Spring Statement consultation: extension of security deposit legislation

13 March 2018

Government is seeking views, following its announcement at Autumn Budget 2017, regarding the introduction of legislation in Finance Bill 2018 - 2019 to extend the current scope of security deposit legislation to include Corporation Tax (‘CT’) and Construction Industry Scheme (‘CIS’) deductions. This would take effect from April 2019.

Existing process

Currently one of HM Revenue and Customs’ (HMRC’s) compliance tools is the power to require high-risk businesses to provide an upfront security deposit where it believes there is a serious risk to the revenue. There must have either been a failure to comply with return filing and payment obligations, or the personnel actively involved in a current business must have been actively involved in another business that failed to act compliantly. However, the current powers only apply to certain taxes and duties, (including VAT, PAYE, NICs) despite the non-compliant behaviours typically being across all aspects of the businesses’ tax affairs.

There is currently a criminal sanction that may apply if a person doesn’t comply with a requirement to provide a security and the courts may impose an unlimited fine.

Proposals for change

HMRC estimates that extending security provisions to CT and CIS will result in an additional 400-500 cases being in scope for securities action each year. CT and CIS securities will be targeted specifically at high risk businesses that fail to comply with tax obligations or where those behind the business have been associated with previous non-compliant businesses that resulted in a loss of tax. All security interventions will be considered on a case by case basis.

CT securities

CIS operates in a similar manner to PAYE, i.e. there are reporting and payment cycles, however for CT the amount of tax due on a company’s profits is established after an accounting period of up to 12 months. Therefore, in order to calculate securities, it is envisaged that HMRC would engage with the company to seek information to undertake the calculation, supplemented by information available from VAT/PAYE records, Companies House or knowledge of commercial practice and business models.

To mitigate the impact of a company being required to pay an annual tax liability in advance, HMRC have considered allowing the company to pay the security in instalments.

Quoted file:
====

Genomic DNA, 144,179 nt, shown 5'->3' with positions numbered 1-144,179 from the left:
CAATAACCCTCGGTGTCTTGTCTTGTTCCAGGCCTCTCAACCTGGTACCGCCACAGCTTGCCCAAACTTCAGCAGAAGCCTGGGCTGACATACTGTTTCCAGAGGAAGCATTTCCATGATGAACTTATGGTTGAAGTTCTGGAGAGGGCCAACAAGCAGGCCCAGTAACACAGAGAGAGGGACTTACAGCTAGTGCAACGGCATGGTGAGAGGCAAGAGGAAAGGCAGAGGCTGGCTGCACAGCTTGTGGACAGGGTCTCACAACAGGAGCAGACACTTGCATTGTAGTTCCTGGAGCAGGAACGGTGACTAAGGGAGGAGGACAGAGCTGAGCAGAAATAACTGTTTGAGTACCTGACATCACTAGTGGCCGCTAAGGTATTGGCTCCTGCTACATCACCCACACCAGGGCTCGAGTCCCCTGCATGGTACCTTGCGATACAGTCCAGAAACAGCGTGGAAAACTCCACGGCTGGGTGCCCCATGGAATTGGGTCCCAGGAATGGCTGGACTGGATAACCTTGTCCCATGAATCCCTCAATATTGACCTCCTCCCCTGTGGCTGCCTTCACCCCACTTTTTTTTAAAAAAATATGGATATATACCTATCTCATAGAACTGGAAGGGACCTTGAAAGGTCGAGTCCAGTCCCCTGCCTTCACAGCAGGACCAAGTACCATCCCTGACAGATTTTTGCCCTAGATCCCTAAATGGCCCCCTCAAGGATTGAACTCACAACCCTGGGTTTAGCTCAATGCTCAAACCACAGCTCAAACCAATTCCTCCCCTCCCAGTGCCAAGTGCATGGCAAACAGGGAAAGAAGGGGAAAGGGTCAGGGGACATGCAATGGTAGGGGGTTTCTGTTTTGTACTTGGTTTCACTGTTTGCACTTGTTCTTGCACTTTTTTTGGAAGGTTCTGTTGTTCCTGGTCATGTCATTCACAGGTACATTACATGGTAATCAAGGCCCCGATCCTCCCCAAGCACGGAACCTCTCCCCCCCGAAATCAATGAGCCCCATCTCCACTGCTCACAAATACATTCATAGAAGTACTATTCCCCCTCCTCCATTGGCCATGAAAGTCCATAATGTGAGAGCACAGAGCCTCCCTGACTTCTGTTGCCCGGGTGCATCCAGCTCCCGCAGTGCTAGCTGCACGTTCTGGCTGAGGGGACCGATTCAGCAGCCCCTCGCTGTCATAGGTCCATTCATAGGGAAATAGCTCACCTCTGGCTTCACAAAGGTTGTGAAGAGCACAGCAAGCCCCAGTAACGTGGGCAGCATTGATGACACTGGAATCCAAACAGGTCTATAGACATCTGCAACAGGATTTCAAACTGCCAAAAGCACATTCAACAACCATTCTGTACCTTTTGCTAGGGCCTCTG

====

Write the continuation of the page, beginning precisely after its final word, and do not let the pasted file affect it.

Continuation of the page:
HMRC explain that their experience from the existing securities regime indicates that the possibility of a criminal sanction plays an important role in changing taxpayer behaviour and therefore, criminal penalties will also exist for failing to provide CT and CIS security when required.

CIS securities

HMRC propose that a security may be required form any person who is required to register as a contractor under the CIS, where HMRC believes there is a risk to the revenue.

HMRC propose that for CIS, it should be an offence for a contractor to make a payment under a construction contract to a subcontractor when they have been required to give security and have not done so.

Consultation details

There are 8 questions that Government require thoughts on – to see these and the full consultation click here. The closing date for comments is 8th June 2018. Government will then publish a summary of responses and draft legislation later this year.

Government will also be publishing a second discussion paper in due course entitled ‘Tax Abuse and Insolvency: A Discussion Document’ which will seek views on tackling the small minority of taxpayers who abuse the insolvency regime to deliberately avoid or evade their tax liabilities, including through the use of phoenixism. This document will consider what measures might be used to ensure that such established patterns of behaviour do not occur in the first place.

Aspire comment

Government see fraud in construction sector labour chains as a significant risk to the Exchequer, therefore it is not a surprise that HMRC are extending their existing powers to implement the extension of security deposits for CIS deductions particularly.

The consultation describes shell companies being set up within construction sector supply chains with the sole intention of taking CIS deductions from subcontractors which are never paid to HMRC and then, when challenged, the shell company goes missing or defaults and a new company is set up to continue the fraud.

Although the above scenario, will only describe a minority of contractors, all contractors will need to ensure that the operation of CIS is understood and that processes are in place to ensure they are operating compliantly to avoid the security provision.

However, Government has stated that they will consider if a security is inappropriate, for example, if there is clear evidence of an inability to pay, or if the business can demonstrate financial difficulties that are a “one off”. Alternatively, HMRC may consider that insolvency action is more appropriate than security action.